Ashdown controversially persued the latter course, follwing Labour's election victory in 1997. However this Lib-Lab Pact failed when it became apparent to the Liberal Democrats that Labour would not introduce proportional representation and other key Liberal Democrat demands. Labour's massive majority meant they lost interest in pursuing the issue.

Ashdown resigned as leader in 1999 and was replaced by Charles Kennedy, originally the only SDP MP fully supporting the merger. The party improved on their 1997 results at the 2001 general election winning more seats and improving on their vote percentage.

In recent times the Liberal Democrats have won support due to their opposition to the war on Iraq and Charles Kennedy has expressed his intention for his party to replace the Conservatives as the main opposition. The party won seats from the Labour Party in by-elections in Brent East (2003) and Leicester South in 2004, and narrowly missed taking another in Birmingham Hodge Hill.
However the LibDems face a dilemma on their future national direction. The party has benefitted from former Labour Party supporters swtching their vote to the Lib Dems as well as former Conservative MPs and supporters switching from the opposite direction. However most of the LibDems target seats are held by Conservatives, the challege the party faces is how to appeal to both Conservative and disaffected Labour voters at the same time.

The Liberal Democrats have positioned themselves as an anti-Iraq War party, and took part in the anti-war march led by their party leader.

Electoral results

In recent United Kingdom general elections they have emerged the third most popular party behind Labour and the Conservatives. In most elections, the Liberal Democrats (or their precursor Alliance) have gained between 15% and 25% of the national vote.

Election Name Share of Votes Seats
UK general election, 1983 SDP-Liberal Alliance 25.4% 23
UK general election, 1987 SDP-Liberal Alliance 22.6% 22
UK general election, 1992 Liberal Democrats 17.8% 20
UK general election, 1997 Liberal Democrats 16.8% 46
UK general election, 2001 Liberal Democrats 18.3% 52

Because of how the first past the post electoral system operates, the number of MPs elected from the Lib-Dems – and their forerunners – has been disproportionately small. This was especially true in 1983 and 1987 when their popular electoral support was greatest; their increase in the number of seats in 1997 and 2001 was largely due to the weakness of the Conservative Party in the later elections.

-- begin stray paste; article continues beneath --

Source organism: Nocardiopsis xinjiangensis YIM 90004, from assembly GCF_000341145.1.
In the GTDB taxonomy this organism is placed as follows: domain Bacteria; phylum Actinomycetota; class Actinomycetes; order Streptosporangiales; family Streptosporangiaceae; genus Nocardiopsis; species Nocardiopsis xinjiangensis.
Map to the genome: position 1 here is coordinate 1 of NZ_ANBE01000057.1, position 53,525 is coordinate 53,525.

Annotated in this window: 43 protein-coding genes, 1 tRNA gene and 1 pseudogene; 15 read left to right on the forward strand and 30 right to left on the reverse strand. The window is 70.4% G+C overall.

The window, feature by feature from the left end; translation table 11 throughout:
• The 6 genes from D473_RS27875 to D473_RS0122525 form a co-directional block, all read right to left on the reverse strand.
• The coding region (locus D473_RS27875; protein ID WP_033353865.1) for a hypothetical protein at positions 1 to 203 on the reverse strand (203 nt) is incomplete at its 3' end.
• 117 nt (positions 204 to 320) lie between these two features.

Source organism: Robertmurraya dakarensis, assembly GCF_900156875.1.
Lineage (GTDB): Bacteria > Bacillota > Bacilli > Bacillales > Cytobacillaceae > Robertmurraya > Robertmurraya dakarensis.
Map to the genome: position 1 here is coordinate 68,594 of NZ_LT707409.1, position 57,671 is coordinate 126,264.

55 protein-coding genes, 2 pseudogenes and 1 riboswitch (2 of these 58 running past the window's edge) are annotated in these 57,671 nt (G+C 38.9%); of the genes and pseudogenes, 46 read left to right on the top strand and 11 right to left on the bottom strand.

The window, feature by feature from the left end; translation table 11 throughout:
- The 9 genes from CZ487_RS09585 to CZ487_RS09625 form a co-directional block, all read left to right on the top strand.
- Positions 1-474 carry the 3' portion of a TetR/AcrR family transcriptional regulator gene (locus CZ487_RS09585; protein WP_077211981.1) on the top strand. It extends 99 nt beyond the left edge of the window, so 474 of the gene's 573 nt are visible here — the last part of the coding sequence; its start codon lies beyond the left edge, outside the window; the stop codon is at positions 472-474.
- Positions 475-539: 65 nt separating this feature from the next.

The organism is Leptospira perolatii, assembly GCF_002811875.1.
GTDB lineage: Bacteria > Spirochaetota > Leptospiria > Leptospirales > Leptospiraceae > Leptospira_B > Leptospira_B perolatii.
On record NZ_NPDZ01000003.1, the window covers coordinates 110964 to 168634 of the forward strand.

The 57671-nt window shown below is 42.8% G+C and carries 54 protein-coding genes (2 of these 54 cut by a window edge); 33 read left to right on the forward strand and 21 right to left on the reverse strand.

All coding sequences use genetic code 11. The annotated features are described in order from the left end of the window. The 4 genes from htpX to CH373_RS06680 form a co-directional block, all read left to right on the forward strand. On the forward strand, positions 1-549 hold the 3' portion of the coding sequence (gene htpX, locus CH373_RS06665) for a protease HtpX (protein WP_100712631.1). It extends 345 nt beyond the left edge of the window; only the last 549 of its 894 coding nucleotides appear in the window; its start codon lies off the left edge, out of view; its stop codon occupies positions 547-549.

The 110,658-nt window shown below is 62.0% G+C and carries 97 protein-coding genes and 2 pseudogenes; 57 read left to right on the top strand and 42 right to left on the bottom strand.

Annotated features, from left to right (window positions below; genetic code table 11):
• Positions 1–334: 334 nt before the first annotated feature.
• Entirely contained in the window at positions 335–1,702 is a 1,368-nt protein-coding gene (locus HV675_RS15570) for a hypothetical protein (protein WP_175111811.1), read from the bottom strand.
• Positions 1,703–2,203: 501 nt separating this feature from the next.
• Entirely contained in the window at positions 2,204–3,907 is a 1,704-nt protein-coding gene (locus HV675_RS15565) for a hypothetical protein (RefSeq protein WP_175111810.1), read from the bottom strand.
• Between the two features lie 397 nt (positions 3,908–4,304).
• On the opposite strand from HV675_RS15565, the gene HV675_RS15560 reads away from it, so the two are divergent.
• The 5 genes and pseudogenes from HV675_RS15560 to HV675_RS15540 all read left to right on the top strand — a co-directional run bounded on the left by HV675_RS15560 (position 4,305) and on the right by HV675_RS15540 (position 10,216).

The Liberal Democrats have generally performed better in local elections, and are a more significant force in local government, with 27 councils under Liberal Democrat majority control, and Lib Dems in joint control of many others. They have generally performed weaker in elections to the European Parliament: for example in elections on 10 June 2004, the LibDem national share of the vote was 29% (giving them second place, ahead of Labour) in the local elections that day but only 15% in the simultaneous European elections.

They have been coalition partners with Labour in the Scottish Parliament since its re-establishment in 1999, and were also in coalition with Labour in the National Assembly for Wales from 1999 to 2003.


The Liberal Democrats claim that their ideology is about giving "Power to the people"

The Liberal Democrats state they are fundamentally against the undemocratic concentration of power in unaccountable bodies. They propose radical decentralisation of power, out of Westminster and into the hands of the people. They would also create a system of progressively larger government structures to make decisions at what they see as the appropriate level, including regional assemblies, the European Union, and international organisations.

In keeping with the principle of decentralisation of power, the Liberal Democrats are keen protectors of Civil liberties and oppose all intervention of the state in personal affairs. For this reason, the Liberal Democrats are very popular amongst Gay Rights campaigners and campaigners for the decriminalisation of recreational drugs.

Their opponents point to their support for the European Convention on Human Rights, even when its theories on separation of powers leads to more power being given to judges and regulatory bodies rather than elected politicians. They point to the Lib Dem desire for local decision making, and their complaints that different decisions in different locations can lead to a "postcode lottery" in the provision of public services. They also express surprise that the Lib Dems are so supportive of the European Union, even when that results in decisions being taken at a higher rather than a lower level.